• Capital feasibility: As discussed, access to finance is central to successful M&A outcomes. In their evaluation of the deal’s economics, attendees focused on determining whether the ambitions presented in the deal were achievable in light of existing capital facility sustainability-linked KPIs, considering the long-term business outlook for the merging parties. Maintaining investor confidence is also of great significance to transformational M&A and should be prioritised accordingly.
  • Supply chain dynamics: One of the cost-saving efficiencies promoted in the deal was the use of the counterparty’s cheaper supply chain. However, it appeared that this relied on manufacturing in countries with high-emitting electricity grids. Attendees felt that this complicated the decision to move forward with the deal, as it posed legal risks including potential claims of greenwashing and potential future cost increases due to climate regulation, as well as reputational risk. Integration would require a reassessment of reciprocal supply chain dynamics, to identify how value drivers can be realigned towards strategic transition priorities.
  • Integration planning: Attendees cautioned that decisions on this scale require extensive thinking and planning. Chapter Zero members saw the compatibility of corporate cultures to be a defining factor in integration. Despite the potential short-term impact on reputation, re-baselining to account for changes associated with the acquisition presents opportunities to rapid improvement, which could help raise a company’s standing in the long term.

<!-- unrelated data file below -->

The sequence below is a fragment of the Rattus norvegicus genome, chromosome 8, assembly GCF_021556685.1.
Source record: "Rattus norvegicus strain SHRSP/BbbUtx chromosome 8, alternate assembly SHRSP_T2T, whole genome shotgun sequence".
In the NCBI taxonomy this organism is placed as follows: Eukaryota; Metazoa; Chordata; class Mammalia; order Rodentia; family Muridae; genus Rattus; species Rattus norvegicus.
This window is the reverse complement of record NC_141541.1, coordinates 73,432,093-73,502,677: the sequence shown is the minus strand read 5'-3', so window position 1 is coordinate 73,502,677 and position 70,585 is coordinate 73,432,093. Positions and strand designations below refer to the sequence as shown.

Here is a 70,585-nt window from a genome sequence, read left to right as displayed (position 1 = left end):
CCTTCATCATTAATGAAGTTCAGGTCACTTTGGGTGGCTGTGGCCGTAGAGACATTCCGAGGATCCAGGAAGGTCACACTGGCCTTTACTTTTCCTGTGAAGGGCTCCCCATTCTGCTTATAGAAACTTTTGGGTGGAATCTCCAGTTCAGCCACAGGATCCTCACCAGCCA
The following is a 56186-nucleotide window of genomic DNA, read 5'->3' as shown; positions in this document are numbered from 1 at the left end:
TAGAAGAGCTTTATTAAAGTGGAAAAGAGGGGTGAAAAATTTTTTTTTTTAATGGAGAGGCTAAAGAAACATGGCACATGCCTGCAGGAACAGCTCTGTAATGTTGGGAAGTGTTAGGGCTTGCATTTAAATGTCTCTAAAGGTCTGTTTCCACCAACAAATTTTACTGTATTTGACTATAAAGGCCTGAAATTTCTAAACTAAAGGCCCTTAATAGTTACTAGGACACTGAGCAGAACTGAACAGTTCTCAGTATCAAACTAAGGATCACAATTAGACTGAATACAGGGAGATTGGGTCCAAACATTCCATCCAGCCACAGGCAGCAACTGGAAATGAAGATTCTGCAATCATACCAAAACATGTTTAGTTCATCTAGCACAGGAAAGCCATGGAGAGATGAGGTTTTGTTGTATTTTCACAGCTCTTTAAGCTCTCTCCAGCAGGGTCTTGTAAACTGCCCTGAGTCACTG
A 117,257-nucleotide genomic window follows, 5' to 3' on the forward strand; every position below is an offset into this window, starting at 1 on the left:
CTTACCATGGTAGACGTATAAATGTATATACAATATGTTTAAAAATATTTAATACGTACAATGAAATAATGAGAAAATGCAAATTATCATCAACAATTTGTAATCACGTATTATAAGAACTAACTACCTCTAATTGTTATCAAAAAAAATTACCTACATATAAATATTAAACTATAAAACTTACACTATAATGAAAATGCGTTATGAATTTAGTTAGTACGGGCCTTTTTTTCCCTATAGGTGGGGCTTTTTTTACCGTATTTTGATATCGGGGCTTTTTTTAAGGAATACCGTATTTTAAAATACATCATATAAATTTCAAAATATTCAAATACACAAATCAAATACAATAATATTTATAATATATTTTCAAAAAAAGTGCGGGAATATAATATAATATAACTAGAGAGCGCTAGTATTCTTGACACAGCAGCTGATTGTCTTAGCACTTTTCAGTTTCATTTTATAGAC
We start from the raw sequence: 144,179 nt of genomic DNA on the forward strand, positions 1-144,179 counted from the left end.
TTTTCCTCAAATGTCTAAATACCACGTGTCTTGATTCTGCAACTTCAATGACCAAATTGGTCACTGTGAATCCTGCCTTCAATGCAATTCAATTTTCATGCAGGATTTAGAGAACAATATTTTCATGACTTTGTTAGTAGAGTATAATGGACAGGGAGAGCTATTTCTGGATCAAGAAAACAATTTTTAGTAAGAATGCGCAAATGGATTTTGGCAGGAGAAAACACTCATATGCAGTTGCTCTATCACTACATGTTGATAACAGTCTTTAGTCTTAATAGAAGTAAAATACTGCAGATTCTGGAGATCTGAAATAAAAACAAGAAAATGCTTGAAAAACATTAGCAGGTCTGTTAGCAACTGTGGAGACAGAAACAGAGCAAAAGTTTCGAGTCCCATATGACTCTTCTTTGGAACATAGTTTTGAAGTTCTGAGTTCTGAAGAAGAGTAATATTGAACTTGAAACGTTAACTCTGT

In the ideal scenario, acquiring a market competitor who is underperforming on sustainability can have a positive sector-wide impact if climate-conscious changes are then implemented in the acquired business. Achieving transition at scale may require market leaders to work with so-called ‘brown assets,’ or those that are harder to decarbonise, to leverage their resources and facilitate broader industry transition. In these cases, a comprehensive understanding of the value drivers of each organisation is critical to maintaining reputational integrity while prioritising growth through transition.

This event summary was developed in collaboration with the Centre for Climate Engagement at Hughes Hall.

Read more

Explore the key takeaways from the first session of this series which provided an overview of the interaction between climate change, legal issues and business, and focused on legacy risks to companies, including litigation, and how they can be mitigated.